The recent procedural manoeuvres against Tom Watson should cause those who applauded the abnormal proroguing of parliament to pause for thought, argues: Rob Sharp
‘The Parliament has been curiously conservative with little appetite across the political parties for bold reform, especially in addressing many of the wicked problems that continue to scar Scotland.’
‘Where Scottish politics and independence goes in the face of no Brexit is one more open question. Independence, after all, would be much more straightforward to manage if the UK remains in the EU.’
‘…whereas a Scottish Parliament within the UK can and has responded to Scottish priorities by forging its own path in many policy areas, from tuition fees to public health to land reform, there is little it can do to resist Brexit.’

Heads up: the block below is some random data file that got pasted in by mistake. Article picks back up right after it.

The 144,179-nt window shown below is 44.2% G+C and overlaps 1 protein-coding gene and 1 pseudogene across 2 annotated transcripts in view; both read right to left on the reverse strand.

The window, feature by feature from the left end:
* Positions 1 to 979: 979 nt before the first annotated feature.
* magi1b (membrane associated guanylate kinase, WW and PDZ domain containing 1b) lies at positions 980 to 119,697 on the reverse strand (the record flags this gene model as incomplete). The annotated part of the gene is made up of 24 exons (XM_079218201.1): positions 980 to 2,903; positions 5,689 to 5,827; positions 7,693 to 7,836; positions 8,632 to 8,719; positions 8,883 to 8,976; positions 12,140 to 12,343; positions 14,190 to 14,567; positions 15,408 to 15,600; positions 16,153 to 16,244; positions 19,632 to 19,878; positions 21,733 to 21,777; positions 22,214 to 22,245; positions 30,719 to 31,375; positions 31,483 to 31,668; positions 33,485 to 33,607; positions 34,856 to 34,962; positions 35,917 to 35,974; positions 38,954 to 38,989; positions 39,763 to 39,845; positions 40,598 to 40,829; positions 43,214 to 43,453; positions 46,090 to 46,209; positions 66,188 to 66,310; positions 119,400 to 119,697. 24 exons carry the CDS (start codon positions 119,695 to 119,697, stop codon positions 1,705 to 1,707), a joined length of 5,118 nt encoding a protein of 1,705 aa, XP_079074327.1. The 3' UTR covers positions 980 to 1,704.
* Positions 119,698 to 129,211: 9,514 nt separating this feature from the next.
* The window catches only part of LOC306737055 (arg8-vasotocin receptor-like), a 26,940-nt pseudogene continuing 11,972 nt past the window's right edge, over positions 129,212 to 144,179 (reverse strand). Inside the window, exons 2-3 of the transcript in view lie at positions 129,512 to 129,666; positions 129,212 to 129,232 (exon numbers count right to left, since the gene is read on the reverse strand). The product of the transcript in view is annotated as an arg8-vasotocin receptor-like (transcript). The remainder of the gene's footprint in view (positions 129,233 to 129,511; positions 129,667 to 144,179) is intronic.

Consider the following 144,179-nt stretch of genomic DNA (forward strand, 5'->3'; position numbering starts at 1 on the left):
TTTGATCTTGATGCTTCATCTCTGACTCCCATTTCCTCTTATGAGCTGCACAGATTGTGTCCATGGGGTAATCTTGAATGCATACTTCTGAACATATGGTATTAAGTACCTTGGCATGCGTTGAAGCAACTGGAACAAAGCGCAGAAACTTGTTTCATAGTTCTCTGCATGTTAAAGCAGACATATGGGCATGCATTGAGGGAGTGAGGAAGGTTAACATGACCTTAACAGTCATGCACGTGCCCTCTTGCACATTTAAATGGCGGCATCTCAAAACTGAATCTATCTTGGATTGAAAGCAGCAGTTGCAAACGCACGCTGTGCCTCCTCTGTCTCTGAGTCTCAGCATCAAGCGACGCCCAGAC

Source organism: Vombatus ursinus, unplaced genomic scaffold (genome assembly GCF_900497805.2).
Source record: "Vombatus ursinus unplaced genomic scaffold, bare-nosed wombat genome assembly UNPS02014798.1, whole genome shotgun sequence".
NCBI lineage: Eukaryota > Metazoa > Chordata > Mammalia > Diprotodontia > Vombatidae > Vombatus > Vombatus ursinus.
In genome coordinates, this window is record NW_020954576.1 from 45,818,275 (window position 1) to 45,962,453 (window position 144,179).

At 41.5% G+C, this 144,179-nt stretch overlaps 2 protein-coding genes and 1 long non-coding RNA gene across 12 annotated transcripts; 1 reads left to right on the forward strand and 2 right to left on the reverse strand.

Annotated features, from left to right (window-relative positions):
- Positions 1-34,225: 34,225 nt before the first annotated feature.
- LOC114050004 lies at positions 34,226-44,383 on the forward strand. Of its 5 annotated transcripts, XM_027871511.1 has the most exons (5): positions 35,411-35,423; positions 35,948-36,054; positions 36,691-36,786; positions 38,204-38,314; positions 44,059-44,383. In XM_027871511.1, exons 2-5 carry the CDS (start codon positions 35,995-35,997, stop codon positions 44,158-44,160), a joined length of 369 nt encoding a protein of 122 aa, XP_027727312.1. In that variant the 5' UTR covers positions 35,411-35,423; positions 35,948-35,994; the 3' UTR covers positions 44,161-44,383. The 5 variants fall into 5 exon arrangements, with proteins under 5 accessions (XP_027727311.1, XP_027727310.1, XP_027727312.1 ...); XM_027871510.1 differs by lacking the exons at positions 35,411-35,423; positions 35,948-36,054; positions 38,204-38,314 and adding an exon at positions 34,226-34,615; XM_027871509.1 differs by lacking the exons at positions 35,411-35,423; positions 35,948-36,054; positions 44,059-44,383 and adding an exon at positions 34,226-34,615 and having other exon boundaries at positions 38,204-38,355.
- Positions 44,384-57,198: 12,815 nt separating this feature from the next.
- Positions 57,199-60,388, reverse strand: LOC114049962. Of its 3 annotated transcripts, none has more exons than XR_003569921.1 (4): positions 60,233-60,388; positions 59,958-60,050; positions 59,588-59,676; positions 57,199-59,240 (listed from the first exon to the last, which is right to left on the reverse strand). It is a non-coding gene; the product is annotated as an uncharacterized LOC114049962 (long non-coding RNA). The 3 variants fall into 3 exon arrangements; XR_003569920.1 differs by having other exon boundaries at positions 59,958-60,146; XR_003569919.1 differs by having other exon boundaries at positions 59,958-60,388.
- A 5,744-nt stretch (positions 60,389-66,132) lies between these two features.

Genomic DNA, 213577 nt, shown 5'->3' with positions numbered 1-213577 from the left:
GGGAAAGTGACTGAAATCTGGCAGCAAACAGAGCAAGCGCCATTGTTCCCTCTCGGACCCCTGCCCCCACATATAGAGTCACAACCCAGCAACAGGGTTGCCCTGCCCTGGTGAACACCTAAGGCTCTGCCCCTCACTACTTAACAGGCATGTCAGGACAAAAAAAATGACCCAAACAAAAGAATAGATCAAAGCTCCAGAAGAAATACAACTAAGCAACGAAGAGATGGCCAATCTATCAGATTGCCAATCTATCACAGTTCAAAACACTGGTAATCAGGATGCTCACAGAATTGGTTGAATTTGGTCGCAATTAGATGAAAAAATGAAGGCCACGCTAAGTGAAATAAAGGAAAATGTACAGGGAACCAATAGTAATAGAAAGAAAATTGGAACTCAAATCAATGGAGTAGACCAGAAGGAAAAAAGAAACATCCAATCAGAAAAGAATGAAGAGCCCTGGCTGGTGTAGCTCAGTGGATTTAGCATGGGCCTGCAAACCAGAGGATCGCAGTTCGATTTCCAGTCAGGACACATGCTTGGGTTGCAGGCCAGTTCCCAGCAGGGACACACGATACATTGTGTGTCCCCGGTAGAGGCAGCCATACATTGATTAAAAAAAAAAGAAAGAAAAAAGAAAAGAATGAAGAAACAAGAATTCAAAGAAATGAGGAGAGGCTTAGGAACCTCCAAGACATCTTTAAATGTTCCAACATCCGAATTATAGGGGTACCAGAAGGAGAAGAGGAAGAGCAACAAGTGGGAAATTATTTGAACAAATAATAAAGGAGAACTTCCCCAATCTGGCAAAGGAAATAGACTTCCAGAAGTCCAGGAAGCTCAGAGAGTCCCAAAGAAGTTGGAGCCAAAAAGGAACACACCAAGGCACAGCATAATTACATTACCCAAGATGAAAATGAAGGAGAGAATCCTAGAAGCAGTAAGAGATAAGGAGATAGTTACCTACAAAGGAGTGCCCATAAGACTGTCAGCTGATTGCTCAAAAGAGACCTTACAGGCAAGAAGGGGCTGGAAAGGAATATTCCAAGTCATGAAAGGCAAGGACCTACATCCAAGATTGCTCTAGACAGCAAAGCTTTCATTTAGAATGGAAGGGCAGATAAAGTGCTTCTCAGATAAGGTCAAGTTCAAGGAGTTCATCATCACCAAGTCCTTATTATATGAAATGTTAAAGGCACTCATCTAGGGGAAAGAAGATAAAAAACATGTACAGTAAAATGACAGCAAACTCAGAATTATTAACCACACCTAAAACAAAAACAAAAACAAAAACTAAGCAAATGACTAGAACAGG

A Scottish Citizens Assembly could breathe fresh air into the political debate. But it poses risks for all the parties, argues Michael Keating.
An independent Scotland could find a new dynamism which would improve its economic performance. But not overnight. A new currency would almost certainly start at a discount to sterling.
‘The EU cannot negotiate with Parliament; and even if it could, Parliament cannot fully control May. Nor can it control whoever succeeds her at No.10.’
Parliamentary paralysis: the real error is placing #PeoplesVote and #Revoke options alongside options for a deal, says Robert Sharp
‘The foundational reality of British democracy is that the winner takes all. This reality cannot be reconciled with the current national crisis in which everyone, ultimately, must lose something.’
Hence in the same sense that ‘Brexit means Brexit’ is a meaningless statement (without defining Brexit), then so too would ‘Independence means Independence’ be.